* Important post from Ed Kilgore: What the Florida special election outcome really highlighted is the Dems’ “midterm falloff problem,” a general dilemma that Dems must get far more serious about addressing right now.
* In that regard, go back and read this February story about the massive, $60 million turnout operation the DSCC is putting in place, which will be prioritized even if it cuts into the TV ad budget, with the explicit goal of changing the nature of the midterm electorate.
* Charlie Cook sounds the alarm for Dems after FL-13, sharing new Dem polling that shows Dem incumbents in really tight races in key red states, and adding this:
This election is not about the myriad of problems facing the Republican Party (with minority, young, female and moderate voters) but instead is about President Obama and the Affordable Care Act, both deeply unpopular. The fight for the Senate is being fought in terrain far more challenging for Democrats (read more Romney than Obama states) and with a midterm electorate that is older, whiter, and much tougher for Dems than the one that re-elected Obama in 2012.
What this means is that Republicans could win the Senate this year without addressing any of the barriers to the diversifying electorate that will loom two years later. But we knew all of this before yesterday.
* Steve Benen does a nice job recapping all the special elections since 2005 and showing how non-predictive they really were. The thing is, commentators know all this stuff, but conveniently forget it again…and again…and again….
* Brian Beutler patiently spells out the context many people seem determined to forget: Election Day 2014 is in eight months, and it’s marginally possible the politics of Obamacare just might have changed a bit by then.
“If you’re a Democrat and you go out there and say, ‘Oh man, health care, it scares me, I don’t want President Obama around,’ voters are going to know you’re full of it, that you’re just playing a game with them.”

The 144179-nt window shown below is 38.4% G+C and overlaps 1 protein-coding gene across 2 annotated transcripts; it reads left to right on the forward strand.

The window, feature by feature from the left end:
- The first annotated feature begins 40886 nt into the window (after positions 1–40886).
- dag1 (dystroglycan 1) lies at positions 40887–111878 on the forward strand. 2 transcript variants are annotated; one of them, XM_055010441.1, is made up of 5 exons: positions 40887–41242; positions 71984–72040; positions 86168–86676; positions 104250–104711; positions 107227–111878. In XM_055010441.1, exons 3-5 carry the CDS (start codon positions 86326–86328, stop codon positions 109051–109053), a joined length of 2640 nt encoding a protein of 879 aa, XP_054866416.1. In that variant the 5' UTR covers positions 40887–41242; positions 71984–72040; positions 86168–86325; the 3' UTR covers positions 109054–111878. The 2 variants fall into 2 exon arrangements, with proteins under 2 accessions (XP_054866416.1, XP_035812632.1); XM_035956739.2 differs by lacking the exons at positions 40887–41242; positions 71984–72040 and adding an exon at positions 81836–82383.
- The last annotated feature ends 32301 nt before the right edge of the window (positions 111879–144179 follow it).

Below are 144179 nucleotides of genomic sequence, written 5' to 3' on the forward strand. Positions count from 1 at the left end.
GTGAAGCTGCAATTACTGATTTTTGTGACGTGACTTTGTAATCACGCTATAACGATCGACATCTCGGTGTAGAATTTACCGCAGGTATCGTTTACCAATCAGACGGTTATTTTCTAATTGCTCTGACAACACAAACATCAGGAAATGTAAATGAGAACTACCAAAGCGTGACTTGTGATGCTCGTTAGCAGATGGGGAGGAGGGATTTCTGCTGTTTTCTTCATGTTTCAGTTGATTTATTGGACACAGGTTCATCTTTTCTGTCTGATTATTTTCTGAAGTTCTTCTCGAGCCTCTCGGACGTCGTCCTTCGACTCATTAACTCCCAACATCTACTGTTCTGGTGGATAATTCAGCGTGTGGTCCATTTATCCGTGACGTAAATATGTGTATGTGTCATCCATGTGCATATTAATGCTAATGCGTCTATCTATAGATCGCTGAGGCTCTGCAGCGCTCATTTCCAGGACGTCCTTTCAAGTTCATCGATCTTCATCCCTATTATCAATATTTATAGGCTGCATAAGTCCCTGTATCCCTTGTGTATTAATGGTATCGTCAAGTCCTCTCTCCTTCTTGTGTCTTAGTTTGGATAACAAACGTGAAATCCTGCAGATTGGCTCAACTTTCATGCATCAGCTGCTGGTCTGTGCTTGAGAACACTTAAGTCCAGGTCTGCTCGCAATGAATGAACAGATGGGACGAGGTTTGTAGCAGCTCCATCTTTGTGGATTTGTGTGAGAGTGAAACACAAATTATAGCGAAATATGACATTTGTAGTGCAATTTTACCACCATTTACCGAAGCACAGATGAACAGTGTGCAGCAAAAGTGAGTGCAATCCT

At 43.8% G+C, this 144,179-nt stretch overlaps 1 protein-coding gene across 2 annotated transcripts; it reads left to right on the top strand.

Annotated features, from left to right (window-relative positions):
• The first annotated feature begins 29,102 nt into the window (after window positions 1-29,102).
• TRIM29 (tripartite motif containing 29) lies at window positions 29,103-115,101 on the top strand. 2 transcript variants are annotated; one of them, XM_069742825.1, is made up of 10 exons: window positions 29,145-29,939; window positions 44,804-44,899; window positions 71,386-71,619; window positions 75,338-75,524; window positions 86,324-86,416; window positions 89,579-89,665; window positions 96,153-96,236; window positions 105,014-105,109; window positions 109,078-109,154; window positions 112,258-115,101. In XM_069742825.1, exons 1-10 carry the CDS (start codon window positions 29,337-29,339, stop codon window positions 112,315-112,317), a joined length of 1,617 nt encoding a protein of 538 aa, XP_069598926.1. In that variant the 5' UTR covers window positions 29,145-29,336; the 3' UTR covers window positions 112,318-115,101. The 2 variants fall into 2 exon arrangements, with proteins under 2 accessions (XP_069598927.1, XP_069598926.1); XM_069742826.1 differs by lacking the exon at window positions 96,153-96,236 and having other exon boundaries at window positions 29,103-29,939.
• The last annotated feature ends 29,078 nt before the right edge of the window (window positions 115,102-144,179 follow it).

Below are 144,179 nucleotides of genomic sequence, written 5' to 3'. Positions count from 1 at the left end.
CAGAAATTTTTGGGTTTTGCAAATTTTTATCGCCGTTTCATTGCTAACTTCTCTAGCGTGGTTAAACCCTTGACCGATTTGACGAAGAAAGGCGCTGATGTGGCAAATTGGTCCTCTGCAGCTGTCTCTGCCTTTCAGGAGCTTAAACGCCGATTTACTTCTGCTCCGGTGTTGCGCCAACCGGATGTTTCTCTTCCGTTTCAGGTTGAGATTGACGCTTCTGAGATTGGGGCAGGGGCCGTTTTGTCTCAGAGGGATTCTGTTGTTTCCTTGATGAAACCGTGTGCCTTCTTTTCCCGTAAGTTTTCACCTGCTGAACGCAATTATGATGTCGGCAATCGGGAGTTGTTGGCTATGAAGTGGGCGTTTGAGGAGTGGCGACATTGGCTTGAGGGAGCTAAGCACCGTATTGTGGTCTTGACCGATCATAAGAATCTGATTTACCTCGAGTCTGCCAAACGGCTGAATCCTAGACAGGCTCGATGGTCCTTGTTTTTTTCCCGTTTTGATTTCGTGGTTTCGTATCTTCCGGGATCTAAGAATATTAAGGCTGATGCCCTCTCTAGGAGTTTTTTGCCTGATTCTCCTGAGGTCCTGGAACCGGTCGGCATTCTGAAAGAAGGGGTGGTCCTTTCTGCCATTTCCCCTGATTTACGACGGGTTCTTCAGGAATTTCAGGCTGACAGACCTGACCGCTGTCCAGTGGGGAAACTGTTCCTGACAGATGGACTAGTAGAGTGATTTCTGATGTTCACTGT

ICYMI: See Dem pollster Stan Greenberg’s similar thoughts.
* A very good post by David Dayen on the new budget House liberals released today that’s heavy on spending for job creation and other progressive priorities, and why this is an important marker in the public debate, even if it will be marginalized outside the boundaries of respectable discourse.
* Frederick A.O. Schwartz, former Chief Counsel for the Church Committee in the 1970s, argues that charges of CIA spying on Senators, and other abuses in the Bush-Obama years, have created a full blown crisis so urgent that a modern day Church Committee is now a must.
* The NBC/WSJ poll putting Obama at 41 percent sucked up most of the media oxygen today, but a new Bloomberg poll has his approval rising to 48 percent, with 69 percent backing the minimum wage hike. What to do? Go to the average, which has him at 43.5 percent.
* House Republicans went ahead and passed that measure I discussed earlier designed to limit Obama enforcement discretion and undo deportation deferral for the DREAMers, and the GOP makeover continues apace.
* White House press secretary Jay Carney hits House Republicans over the measure:
“We were encouraged when we leaders in the House put forward their standards, their principles for comprehensive immigration reform….So it is in our view pretty amazing that today House Republicans went in the opposite direction by passing legislation targeting the deferred action for childhood arrivals policy that removed the threat of deportation for young people brought to this country as children, known as DREAMers.”
Interestingly, at a time when Obama is under increasing Latino media pressure to act on deportations, Republicans offered Dems a way to shift the focus right back to them.
* And GOP Rep. Dana Rohrabacher suggests Obama could be impeached for his “unconstitutional approaches” to the health law and immigration. Imagine the din if he acted unilaterally to ease more deportations…